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Author Topic: No life without water?  (Read 4609 times)

Offline dentstudent

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No life without water?
« on: 02/07/2007 16:11:22 »
This may have been covered before, but I heard on another pod (traiter!) that "life does not exist anywhere without water".

Is this really true?


 

another_someone

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No life without water?
« Reply #1 on: 02/07/2007 16:21:07 »
I think the only thing we can really say is that we have not found life without water.

A lot of it comes back to having a clear definition of what life is.

I think it reasonable to say that DNA/RNA could not function without water, and we have not yet extended the concept of 'life' to anything that does not have DNA or RNA as a core component.
 

Offline JimBob

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No life without water?
« Reply #2 on: 03/07/2007 00:29:58 »
There are extremophiles that can live in and feed from rocks. They are call lithoautotroph, deriving their carbon from the breakdown of minerals such as pyrite in limestone. Some of these do not need water to survive. They can derive the hydrogen and oxygen from the rocks.
 

another_someone

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No life without water?
« Reply #3 on: 03/07/2007 02:03:50 »
There are extremophiles that can live in and feed from rocks. They are call lithoautotroph, deriving their carbon from the breakdown of minerals such as pyrite in limestone. Some of these do not need water to survive. They can derive the hydrogen and oxygen from the rocks.

Are you saying that these organisms do not need water at all, or only that they can synthesise sufficient water to meet their needs?
 

Offline JimBob

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No life without water?
« Reply #4 on: 03/07/2007 04:11:54 »
There are extremophiles that can live in and feed from rocks. They are call lithoautotroph, deriving their carbon from the breakdown of minerals such as pyrite in limestone. Some of these do not need water to survive. They can derive the hydrogen and oxygen from the rocks.

Are you saying that these organisms do not need water at all, or only that they can synthesise sufficient water to meet their needs?

They synthesize their own. The important thing here is that although, yes, water is used in their metabolism, it is not necessary to have an outside source - they are unlike all other organism in this.

OK, I can hear it now, "But they use water."  I acknowledge that. I am merely bringing up this rather obtuse fact. That is all.

 

 
 

Offline dentstudent

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No life without water?
« Reply #5 on: 03/07/2007 07:37:05 »
Perhaps I could clarify the question. "In the absence of water" might better suit. If the organisms can create their own, then that qualifies. I really want to know if there HAS to be water first, rather than as a metabolic by-product.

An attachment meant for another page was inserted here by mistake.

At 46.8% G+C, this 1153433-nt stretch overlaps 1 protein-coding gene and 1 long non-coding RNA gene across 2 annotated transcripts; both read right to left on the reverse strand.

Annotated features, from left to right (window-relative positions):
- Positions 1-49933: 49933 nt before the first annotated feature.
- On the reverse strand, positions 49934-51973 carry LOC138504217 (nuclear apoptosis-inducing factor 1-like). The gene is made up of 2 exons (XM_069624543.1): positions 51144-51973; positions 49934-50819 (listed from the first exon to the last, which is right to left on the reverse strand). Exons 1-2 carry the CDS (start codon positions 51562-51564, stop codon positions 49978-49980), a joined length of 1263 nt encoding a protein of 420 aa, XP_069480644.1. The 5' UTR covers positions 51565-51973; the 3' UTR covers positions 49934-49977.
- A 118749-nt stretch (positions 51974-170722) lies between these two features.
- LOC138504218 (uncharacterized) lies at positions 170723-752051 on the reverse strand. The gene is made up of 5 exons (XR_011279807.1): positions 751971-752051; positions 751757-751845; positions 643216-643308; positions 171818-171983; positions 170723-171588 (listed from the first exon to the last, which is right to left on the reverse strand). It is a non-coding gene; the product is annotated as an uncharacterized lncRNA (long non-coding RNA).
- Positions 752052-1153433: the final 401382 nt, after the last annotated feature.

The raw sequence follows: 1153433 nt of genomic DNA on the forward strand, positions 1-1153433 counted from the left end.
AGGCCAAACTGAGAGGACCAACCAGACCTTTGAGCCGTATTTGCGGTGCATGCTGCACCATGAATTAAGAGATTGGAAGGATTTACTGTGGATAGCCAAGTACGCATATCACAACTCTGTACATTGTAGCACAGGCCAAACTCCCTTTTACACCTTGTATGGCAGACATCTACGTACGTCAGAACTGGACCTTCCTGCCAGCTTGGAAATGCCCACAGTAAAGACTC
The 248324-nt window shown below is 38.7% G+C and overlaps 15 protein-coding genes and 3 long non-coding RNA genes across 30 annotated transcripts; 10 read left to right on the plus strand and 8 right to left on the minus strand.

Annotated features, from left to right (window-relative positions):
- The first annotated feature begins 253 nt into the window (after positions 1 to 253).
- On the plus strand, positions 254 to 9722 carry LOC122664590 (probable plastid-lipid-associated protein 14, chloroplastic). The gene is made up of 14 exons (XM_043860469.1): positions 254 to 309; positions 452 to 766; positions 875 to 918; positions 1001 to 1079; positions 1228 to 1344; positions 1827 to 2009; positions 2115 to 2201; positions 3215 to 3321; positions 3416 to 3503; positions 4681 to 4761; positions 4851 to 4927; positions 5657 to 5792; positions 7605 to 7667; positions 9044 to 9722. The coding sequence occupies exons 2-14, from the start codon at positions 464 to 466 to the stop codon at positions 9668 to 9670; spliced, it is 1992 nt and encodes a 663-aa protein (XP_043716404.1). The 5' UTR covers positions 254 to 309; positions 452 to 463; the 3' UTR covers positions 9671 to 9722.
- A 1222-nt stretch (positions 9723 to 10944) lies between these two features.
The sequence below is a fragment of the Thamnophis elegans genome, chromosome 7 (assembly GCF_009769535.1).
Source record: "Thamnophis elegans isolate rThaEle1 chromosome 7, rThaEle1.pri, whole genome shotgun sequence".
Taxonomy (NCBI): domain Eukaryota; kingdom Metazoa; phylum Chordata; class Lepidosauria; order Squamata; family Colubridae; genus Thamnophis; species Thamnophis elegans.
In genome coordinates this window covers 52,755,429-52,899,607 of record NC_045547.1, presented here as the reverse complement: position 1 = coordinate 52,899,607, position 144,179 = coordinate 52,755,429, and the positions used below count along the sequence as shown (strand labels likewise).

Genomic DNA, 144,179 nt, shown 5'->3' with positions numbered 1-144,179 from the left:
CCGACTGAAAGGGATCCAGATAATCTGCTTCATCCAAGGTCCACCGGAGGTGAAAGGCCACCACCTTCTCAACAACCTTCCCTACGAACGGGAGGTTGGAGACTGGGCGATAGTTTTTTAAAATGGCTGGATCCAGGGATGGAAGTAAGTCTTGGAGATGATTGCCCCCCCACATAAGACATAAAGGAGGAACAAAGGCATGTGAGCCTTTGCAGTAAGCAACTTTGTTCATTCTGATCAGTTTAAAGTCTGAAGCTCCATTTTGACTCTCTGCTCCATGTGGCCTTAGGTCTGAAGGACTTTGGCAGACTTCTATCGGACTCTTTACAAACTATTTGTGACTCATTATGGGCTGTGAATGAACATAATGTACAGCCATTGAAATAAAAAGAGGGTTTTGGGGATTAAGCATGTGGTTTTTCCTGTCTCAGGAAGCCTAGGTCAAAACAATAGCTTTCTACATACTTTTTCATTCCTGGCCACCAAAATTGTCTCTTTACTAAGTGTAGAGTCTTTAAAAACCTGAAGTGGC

George, you were saying that DNA needs water? Please can you explain this, and whether the lithoautotrophs described by JimBob therefore need water in the first instance.

Wasn't there was a short piece recently on TNS about organisms that fed on radioactivity?
 

paul.fr

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No life without water?
« Reply #6 on: 03/07/2007 07:41:39 »


Wasn't there was a short piece recently on TNS about organisms that fed on radioactivity?

There was, Stuart.

i am way too tired to think too straight, but i think they lived in or around Chernobyl. i seem to remember another one that lived deep in the ocean that fed of heat or something from volcanoes!

that last one could be wrong, but i think i am right with the first.
 


Offline impaul

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No life without water?
« Reply #8 on: 03/07/2007 08:42:11 »
Maybe sometimes we should review the concept of what is "life".
 

another_someone

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No life without water?
« Reply #9 on: 03/07/2007 12:31:17 »
George, you were saying that DNA needs water? Please can you explain this, and whether the lithoautotrophs described by JimBob therefore need water in the first instance.

OK, probably I should have said more accurately that organic enzymes (proteins and RNA) require to be suspended in water in order to work (in order to create the shapes they need to do their job).  Dehydrated proteins simply don't work - they will not be folded correctly.

Since DNA translates into RNA and proteins, and the translation process itself requires enzymes, thus DNA in the absence of proteins is non-functional.
 


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No life without water?
« Reply #10 on: 03/07/2007 13:36:45 »

 

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